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#1
November 30th, 2010, 03:02 PM
 matthayzon89
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This is the only question I got wrong on my last Comp Arch. Exam and I have still yet to understand it.

thank you!

#2
November 30th, 2010, 05:18 PM
 E-Oreo
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Say your word size is 4 bytes and you want to determine which bit the address 2 points to. With word addressing, the third word (address 2) starts at bit 2*4*8 = 64 (word offset * bytes/word * bits/byte). With byte addressing, the third byte (address 2) starts at bit 2*8 = 16 (byte offset * bits/byte).

Note that with word addressing each address technically points to a distinct byte as well, but you can't address bytes that start in the middle of a word. So if my word size is 4 bytes and I use word addressing, it is impossible to directly address the 5th byte in memory (since the 5th byte is not on a word boundary (ie: byte 0, 4, 8, etc.)). To read the 5th byte, I would have to read the second word (address 1; bytes 4-7) and then extract the 2nd byte from that word.

With byte addressing it is possible to address multiple bytes within the same word.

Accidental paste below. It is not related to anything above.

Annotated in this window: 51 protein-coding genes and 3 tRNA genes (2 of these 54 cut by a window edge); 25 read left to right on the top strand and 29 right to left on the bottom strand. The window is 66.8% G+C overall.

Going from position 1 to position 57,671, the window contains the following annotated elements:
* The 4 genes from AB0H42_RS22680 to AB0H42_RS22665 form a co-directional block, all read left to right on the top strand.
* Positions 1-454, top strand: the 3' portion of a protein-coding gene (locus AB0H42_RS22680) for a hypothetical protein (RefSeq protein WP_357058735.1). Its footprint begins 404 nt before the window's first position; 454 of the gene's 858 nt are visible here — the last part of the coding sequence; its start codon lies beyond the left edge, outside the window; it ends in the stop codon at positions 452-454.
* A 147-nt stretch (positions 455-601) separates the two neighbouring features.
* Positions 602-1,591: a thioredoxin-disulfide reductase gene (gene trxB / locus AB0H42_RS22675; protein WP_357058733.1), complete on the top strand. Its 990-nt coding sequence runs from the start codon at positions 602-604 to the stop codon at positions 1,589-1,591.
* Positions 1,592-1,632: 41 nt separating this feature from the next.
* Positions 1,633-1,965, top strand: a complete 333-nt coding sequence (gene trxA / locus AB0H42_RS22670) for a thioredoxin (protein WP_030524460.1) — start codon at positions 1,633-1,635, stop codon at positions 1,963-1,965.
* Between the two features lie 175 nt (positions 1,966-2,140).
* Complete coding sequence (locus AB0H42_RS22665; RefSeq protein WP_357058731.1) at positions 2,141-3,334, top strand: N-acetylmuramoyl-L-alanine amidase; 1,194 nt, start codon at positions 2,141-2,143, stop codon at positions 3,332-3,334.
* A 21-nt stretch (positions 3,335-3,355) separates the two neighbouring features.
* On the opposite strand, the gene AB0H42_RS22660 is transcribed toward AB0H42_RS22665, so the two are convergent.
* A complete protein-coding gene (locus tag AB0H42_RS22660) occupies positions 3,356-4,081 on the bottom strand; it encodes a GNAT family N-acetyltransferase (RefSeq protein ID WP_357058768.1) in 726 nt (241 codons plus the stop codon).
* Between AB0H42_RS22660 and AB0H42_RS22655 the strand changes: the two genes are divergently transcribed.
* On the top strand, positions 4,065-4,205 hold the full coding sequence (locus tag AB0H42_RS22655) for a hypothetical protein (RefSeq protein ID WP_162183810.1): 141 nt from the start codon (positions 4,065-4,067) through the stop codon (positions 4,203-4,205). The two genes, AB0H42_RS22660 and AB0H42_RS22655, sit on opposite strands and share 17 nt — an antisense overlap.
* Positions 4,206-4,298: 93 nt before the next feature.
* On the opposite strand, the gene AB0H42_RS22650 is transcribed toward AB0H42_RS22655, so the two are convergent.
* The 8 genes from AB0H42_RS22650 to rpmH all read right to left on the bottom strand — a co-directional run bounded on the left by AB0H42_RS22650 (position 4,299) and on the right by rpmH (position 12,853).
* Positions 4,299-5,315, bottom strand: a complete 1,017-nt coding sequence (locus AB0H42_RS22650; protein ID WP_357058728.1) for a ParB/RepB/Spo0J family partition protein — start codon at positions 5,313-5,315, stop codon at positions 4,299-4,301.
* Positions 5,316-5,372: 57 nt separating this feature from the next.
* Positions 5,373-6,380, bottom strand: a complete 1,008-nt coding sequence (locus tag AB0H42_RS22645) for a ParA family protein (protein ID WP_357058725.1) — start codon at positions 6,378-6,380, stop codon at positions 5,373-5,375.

If your word size equals 1 byte then word and byte addressing are identical. However, this is rarely the case. Word size is almost always greater than 1 byte. Word size is almost always an even multiple of bytes too.

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Last edited by E-Oreo : November 30th, 2010 at 05:21 PM.

#3
November 30th, 2010, 05:36 PM
 matthayzon89
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E-Oreo,
I would like to thank you very much for that explanation. I completely get a better idea of how it works now! Thank you!

I recently found out that a word refers to a addressable unit that is more than one byte in length and byte addressing refers to one byte at a time. But in my professors explanation it said that WORD addressing also uses byte addressing and that confused me a lot. I was planning on asking him what he meant by that, but now I understand.

Thanks again mate.

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